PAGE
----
Appendicitis, the most common abdominal emergency
Appendicitis is the most common abdominal emergency, accounting for thousands of hospital admissions across South Africa annually. Every individual has a 7% to 8% lifetime chance of developing the condition1, the management and treatment of which remains surgery.
The appendix is a small, finger-shaped pouch of tissue that hangs from the lower right side of the large intestine.
An estimated one in 500 people a year develops an inflamed appendix. This is usually caused by an obstruction of the lumen of the appendix by, for example, a hard piece of stool known as a faecolith. Increased pressure in the lumen causes swelling and inflammation, resulting in pain, nausea, vomiting and fever. If not treated, an inflamed appendix can burst, spilling bacteria into the abdominal cavity and the bloodstream, putting the body at high risk of infection.
Prompt removal of the appendix before it has burst helps to avoid this situation.
Dr Vivian Simmons, specialist surgeon in private practice in Bloemfontein, estimates that 20% of appendix-related patients present with an already ruptured appendix.
Diagnosing appendicitis is not always easy, as symptoms can mirror other gastric or bowel-related conditions. Dr Simmons explains that abdominal ultrasound used to be the standard method to determine whether inflammation of the tissue was present, but this often led to misdiagnosis.
‘Most recent studies favour the use of diagnostic laparoscopy, particularly for women. A small incision is made at the umbilicus under general anaesthesia and a camera placed in the abdomen. The appendix is seen directly and, if inflamed, removed during a laparoscopic appendectomy,’ says Dr Simmons.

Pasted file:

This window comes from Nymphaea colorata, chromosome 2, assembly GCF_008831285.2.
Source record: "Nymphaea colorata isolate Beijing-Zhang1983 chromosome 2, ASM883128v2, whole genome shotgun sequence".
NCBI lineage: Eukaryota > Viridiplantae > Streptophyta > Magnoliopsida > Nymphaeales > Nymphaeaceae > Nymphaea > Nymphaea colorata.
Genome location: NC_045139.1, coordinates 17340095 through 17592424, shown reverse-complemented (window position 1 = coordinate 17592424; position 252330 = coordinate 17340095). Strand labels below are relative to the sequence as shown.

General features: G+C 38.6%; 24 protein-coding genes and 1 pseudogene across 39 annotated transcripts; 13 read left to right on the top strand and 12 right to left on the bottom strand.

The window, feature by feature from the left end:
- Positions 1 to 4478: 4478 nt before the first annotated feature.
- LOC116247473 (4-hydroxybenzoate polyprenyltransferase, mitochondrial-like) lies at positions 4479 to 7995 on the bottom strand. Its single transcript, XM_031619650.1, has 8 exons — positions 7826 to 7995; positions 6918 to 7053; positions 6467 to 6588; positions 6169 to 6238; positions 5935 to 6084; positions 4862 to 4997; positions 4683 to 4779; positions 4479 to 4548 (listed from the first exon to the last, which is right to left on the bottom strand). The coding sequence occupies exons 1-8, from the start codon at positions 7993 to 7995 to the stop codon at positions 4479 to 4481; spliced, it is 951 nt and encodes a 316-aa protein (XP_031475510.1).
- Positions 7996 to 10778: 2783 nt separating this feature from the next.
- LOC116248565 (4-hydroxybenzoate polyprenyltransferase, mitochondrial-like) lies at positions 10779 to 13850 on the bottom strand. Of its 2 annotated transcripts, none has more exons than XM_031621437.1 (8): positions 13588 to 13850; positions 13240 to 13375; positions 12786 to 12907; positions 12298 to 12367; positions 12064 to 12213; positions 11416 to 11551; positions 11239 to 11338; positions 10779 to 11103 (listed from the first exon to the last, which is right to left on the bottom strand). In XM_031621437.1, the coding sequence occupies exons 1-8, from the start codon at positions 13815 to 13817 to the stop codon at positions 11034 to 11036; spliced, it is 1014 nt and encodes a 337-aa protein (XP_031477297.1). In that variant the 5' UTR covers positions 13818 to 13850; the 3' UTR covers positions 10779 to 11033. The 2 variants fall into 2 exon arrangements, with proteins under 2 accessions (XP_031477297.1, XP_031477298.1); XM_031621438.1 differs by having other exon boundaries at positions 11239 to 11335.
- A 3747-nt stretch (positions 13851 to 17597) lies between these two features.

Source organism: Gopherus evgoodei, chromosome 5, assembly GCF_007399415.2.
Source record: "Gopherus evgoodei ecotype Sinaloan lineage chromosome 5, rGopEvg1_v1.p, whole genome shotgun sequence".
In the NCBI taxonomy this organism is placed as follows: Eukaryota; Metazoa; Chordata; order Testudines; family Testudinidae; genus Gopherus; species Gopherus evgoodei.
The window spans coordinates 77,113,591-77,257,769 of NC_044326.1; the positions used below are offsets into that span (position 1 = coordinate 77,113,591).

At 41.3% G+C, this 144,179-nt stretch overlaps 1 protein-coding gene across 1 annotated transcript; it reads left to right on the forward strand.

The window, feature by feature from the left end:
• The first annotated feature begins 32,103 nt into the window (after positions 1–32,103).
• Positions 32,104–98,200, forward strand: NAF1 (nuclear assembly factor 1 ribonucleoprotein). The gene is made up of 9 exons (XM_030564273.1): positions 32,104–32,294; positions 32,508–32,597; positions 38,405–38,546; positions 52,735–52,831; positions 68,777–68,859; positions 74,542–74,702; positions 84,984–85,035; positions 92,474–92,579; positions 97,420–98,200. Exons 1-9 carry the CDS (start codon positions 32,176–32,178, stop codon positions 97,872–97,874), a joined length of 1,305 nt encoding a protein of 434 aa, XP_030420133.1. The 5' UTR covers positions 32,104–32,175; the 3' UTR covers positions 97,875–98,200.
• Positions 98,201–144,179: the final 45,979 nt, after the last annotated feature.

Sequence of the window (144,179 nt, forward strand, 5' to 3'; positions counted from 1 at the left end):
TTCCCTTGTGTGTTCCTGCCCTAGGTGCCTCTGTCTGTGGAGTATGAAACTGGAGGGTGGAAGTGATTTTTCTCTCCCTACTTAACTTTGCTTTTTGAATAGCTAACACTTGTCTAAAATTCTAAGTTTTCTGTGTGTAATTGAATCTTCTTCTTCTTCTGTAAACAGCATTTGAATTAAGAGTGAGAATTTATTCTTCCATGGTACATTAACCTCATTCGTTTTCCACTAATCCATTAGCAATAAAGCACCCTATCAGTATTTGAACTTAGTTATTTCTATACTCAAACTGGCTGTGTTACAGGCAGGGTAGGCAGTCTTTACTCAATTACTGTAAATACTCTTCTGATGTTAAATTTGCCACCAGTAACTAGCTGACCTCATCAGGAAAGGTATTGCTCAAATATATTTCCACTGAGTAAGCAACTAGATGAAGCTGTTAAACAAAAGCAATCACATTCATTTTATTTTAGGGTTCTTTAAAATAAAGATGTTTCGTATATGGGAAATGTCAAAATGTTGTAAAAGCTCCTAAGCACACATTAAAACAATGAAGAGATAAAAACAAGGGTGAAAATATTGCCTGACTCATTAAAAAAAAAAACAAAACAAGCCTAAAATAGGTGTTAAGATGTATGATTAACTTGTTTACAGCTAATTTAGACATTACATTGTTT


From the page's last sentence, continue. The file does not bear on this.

‘The traditional operation for appendicitis is the removal of the inflamed appendix through a 10cm incision to the right lower abdominal wall, opening the area by separating the muscles and entering the abdomen.
With laparoscopic surgery, smaller incisions of about 1cm are made on various sites of the abdomen, improving the cosmetic result. Patients undergoing a laparoscopic appendectomy have less post-operative pain, a smaller risk of wound infection, shorter hospital stay, and shorter time before resuming normal daily activities. The procedure is more costly than open surgery, and conversion to open surgery in difficult cases is a risk, but laparoscopic surgery remains the superior option.’
Various studies have shown the highest incidence of appendicitis is amongst children and adolescents, peaking at about 15 to 18 years of age, and again at about 50 to 60 years of age.
There has been some debate about the use of antibiotics in the treatment of appendicitis, with some people advocating an antibiotics-first approach over surgery. Dr Simmons disagrees, saying studies have not been able to prove conclusively that antibiotic treatment alone is superior to laparoscopic surgery.
‘Surgery, and specifically the laparoscopic appendectomy, remains the standard of choice for the condition. Appendicitis remains a surgical condition requiring excision of the appendix. The role of antibiotics is to prevent wound infection or continued abdominal infection from the appendicitis,’ says Dr Simmons.